Com­pa­nies must talk more about the fu­ture

The Pak Banker - - OPINION - Matt Levine

ONE way I like to think about the stock buy­back de­bate is that it's a de­bate over who should get to al­lo­cate cap­i­tal to projects. Some peo­ple think that if the man­ager of a com­pany is skilled enough to make money for that com­pany, she should get to hold onto it and in­vest it in new projects. Af­ter all, she has shown that she is able to make money. Other peo­ple think that she should give the money back to the share­hold­ers, so they can in­vest it in new projects. Af­ter all, it is their money, and they have shown that they are able to in­vest it prof­itably. Nei­ther of th­ese views is unas­sail­able, and for roughly the same rea­sons: Past suc­cess, in busi­ness and in in­vest­ing, only weakly pre­dicts fu­ture suc­cess. But there the money is, and some­one has to de­cide what to do with it.

This de­bate is some­times de­scribed as one about long-ter­mism ver­sus short-ter­mism, with long-ter­mism mean­ing that the man­agers get to keep the money for a long time and short-ter­mism mean­ing that they don't. Larry Fink, the chief ex­ec­u­tive of­fi­cer of Black­Rock, is one of the best-known ad­vo­cates of long-ter­mism, and a mem­ber of these­cret club of in­vestors that we talked about this morn­ing, which meets to plot ways to make com­pa­nies more longterm-ori­ented. Yes­ter­day, Fink sent a let­ter to more than 500 com­pa­nies say­ing that they should keep their money, but tell in­vestors how they're go­ing to spend it:

While we've heard strong sup­port from cor­po­rate lead­ers for tak­ing such a long-term view, many com­pa­nies con­tinue to en­gage in prac­tices that may un­der­mine their abil­ity to in­vest for the fu­ture. Div­i­dends paid out by S&P 500 com­pa­nies in 2015 amounted to the high­est pro­por­tion of their earn­ings since 2009. As of the end of the third quar­ter of 2015, buy­backs were up 27% over 12 months. We cer­tainly sup­port re­turn­ing ex­cess cash to share­hold­ers, but not at the ex­pense of val­ue­cre­at­ing in­vest­ment. We con­tinue to urge com- pa­nies to adopt bal­anced cap­i­tal plans, ap­pro­pri­ate for their re­spec­tive in­dus­tries, that sup­port strate­gies for long-term growth.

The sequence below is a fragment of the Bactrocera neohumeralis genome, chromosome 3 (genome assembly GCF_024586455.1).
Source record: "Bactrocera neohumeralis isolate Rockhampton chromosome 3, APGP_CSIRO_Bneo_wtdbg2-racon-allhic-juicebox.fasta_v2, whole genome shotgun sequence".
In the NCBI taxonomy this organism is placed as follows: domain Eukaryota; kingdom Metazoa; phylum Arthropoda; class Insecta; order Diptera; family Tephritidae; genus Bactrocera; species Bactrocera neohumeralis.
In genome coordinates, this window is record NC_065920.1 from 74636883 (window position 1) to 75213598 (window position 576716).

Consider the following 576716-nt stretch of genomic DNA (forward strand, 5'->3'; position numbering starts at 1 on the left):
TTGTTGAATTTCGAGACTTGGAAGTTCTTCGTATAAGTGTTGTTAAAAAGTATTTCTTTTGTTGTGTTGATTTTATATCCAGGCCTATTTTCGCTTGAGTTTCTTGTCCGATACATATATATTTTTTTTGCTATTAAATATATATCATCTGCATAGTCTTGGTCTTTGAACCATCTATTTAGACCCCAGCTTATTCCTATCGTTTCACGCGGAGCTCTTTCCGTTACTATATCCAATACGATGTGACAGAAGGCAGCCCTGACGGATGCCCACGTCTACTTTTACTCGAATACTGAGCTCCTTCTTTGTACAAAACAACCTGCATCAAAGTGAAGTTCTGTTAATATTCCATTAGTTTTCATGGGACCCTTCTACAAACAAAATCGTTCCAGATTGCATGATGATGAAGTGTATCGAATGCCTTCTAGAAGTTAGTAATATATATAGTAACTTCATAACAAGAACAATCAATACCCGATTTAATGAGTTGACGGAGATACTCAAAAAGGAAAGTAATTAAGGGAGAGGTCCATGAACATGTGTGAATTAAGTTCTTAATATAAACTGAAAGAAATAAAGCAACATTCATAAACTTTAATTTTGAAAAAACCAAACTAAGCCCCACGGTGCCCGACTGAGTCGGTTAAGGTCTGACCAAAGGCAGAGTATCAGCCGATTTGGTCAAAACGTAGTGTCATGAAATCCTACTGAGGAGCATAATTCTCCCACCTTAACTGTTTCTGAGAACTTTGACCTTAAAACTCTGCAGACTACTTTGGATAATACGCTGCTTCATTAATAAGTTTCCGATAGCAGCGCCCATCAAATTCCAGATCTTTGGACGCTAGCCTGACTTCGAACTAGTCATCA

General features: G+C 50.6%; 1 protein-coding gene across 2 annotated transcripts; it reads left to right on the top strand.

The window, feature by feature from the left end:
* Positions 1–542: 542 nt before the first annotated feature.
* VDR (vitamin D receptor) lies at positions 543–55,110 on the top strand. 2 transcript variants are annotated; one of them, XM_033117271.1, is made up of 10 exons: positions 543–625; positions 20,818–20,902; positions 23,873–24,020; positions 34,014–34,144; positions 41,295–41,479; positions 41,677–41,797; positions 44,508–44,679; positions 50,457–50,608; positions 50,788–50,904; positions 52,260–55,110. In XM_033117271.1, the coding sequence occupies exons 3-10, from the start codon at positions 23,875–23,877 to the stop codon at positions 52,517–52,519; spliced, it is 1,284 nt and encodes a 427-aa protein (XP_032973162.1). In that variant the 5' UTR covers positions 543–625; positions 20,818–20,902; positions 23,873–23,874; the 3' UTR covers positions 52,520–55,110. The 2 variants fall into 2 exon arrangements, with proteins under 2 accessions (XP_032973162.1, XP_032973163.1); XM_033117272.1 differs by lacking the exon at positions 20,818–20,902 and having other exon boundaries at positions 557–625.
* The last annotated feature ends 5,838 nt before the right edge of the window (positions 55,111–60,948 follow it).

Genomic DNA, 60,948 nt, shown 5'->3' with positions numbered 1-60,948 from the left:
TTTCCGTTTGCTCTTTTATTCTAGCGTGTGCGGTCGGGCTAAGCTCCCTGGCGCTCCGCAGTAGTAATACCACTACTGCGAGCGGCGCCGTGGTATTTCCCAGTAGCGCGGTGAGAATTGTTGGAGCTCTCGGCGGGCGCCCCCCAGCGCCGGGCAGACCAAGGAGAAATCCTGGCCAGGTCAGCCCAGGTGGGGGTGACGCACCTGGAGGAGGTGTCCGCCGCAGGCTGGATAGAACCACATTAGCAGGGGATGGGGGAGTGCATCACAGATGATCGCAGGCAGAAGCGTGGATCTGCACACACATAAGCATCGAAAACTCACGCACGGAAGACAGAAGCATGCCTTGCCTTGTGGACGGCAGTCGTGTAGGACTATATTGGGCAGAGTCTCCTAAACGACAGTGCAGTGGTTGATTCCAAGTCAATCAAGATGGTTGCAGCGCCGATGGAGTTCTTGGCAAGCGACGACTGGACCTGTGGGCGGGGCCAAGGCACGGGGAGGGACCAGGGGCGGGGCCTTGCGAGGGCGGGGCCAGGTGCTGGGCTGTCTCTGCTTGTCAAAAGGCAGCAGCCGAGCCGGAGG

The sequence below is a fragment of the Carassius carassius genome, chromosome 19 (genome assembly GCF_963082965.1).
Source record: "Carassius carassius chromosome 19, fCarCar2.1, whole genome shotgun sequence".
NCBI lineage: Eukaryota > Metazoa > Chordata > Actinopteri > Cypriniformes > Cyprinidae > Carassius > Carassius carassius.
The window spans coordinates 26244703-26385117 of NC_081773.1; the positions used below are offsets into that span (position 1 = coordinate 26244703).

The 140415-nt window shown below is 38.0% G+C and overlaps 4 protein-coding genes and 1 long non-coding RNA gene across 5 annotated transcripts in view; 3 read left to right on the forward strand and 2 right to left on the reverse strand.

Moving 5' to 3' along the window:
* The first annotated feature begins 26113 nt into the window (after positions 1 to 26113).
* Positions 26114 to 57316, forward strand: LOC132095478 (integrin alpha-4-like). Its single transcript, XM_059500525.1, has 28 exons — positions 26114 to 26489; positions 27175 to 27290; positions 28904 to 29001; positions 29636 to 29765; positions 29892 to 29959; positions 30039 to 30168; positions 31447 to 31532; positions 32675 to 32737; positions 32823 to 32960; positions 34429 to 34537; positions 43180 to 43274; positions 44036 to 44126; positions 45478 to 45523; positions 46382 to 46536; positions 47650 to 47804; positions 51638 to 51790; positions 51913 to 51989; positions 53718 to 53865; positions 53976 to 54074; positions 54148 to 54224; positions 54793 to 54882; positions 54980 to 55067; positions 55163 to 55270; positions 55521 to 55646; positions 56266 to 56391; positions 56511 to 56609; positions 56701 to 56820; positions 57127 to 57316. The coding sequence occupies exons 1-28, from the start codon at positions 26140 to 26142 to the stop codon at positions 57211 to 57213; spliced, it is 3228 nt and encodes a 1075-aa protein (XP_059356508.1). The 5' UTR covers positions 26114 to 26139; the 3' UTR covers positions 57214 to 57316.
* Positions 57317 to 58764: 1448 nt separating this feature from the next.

We also be­lieve that com­pa­nies have an obli­ga­tion to be open and trans­par­ent about their growth plans so that share­hold­ers can eval­u­ate them and com­pa­nies' progress in ex­e­cut­ing on those plans. Fink's let­ter has got­ten a lot of at­ten­tion for its call for com­pa­nies to "move away from pro­vid­ing" quar­terly earn­ings guid­ance: "To­day's cul­ture of quar­terly earn­ings hys­te­ria is to­tally con­trary to the long-term ap­proach we need." But its vi­sion of how com­pa­nies should be man­aged is also re­veal­ing.

Fink thinks that com­pa­nies should be man­aged by their man­agers. This doesn't sound es­pe­cially revo­lu­tion­ary, when you say it like that, but of course there is a com­pet­ing view. Lots of in­vestors think that they have some pretty good ideas for how com­pa­nies should be man­aged -- buy­backs are of­ten in­volved -- and aren't shy about propos­ing them. Some­times those pro­pos­als are ap­peal­ing, even to long-ter­m­ers, and Black­Rock some­times backs them. "Nev­er­the­less," writes Fink, "we be­lieve that com­pa­nies are usu­ally bet­ter served when ideas for value cre­ation are part of an over­all frame­work de­vel­oped and driven by the com­pany, rather than forced upon them in a proxy fight."

It's use­ful to keep the cap­i­tal-al­lo­ca­tion­de­bate model in mind as you read this let­ter. Fink's mes­sage to man­agers is that they, rather than ac­tivist in­vestors, should take the lead in de­cid­ing what projects should get funded. But Fink is very dif­fer­ent from the av­er­age ac­tivist in­vestor. In par­tic­u­lar, he doesn't have a con­cen­trated port­fo­lio of high-im­pact ac­tivist bets. He runs a com­pany that is re­ally good at in­dex funds and ex­change-traded funds. At least on the eq­ui­ties side, Black­Rock's busi­ness model is about di­ver­si­fied own­er­ship of many com­pa­nies. And it doesn't have much of a choice: Black­Rock man­ages $4.6 tril­lion, and the long-term in­vestors' club com­bines for more than $12 tril­lion, which comes to more than two-thirds of the en­tire value of the Stan­dard & Poor's 500 In­dex. Black­Rock, and the long-term club gen­er­ally, ba­si­cally own the whole mar­ket, be­cause they have to.

If you own the whole mar­ket, cap­i­tal al­lo­ca­tion isn't the source of joy and out­per­for­mance that it might be for Carl Ic­ahn or Bill Ack­man. If a com­pany's man­age­ment, in an ex­er­cise of dis­ci­pline and self-nega­tion, de­cides not to rein­vest its prof­its but in­stead hand the money back to you, what can you do with it? You have al­ready put your money ev­ery­where; where else can you put it?

If you own the whole mar­ket, you are un­likely to get a lot of per­for­mance by choos­ing the best projects to in­vest in, or to de­velop any par­tic­u­lar skill set in do­ing that. You're choos­ing all the com­pa­nies, with all the projects. You're much more likely to get per­for­mance by let­ting the man­agers of all those com­pa­nies dis­cover new projects and al­lo­cate cap­i­tal to them. If they give the cap­i­tal back to you, you're just go­ing to in­dex it any­way. You're not go­ing to make the wild bets on the fu­ture. You're re­ly­ing on cor­po­rate man­agers to do that.

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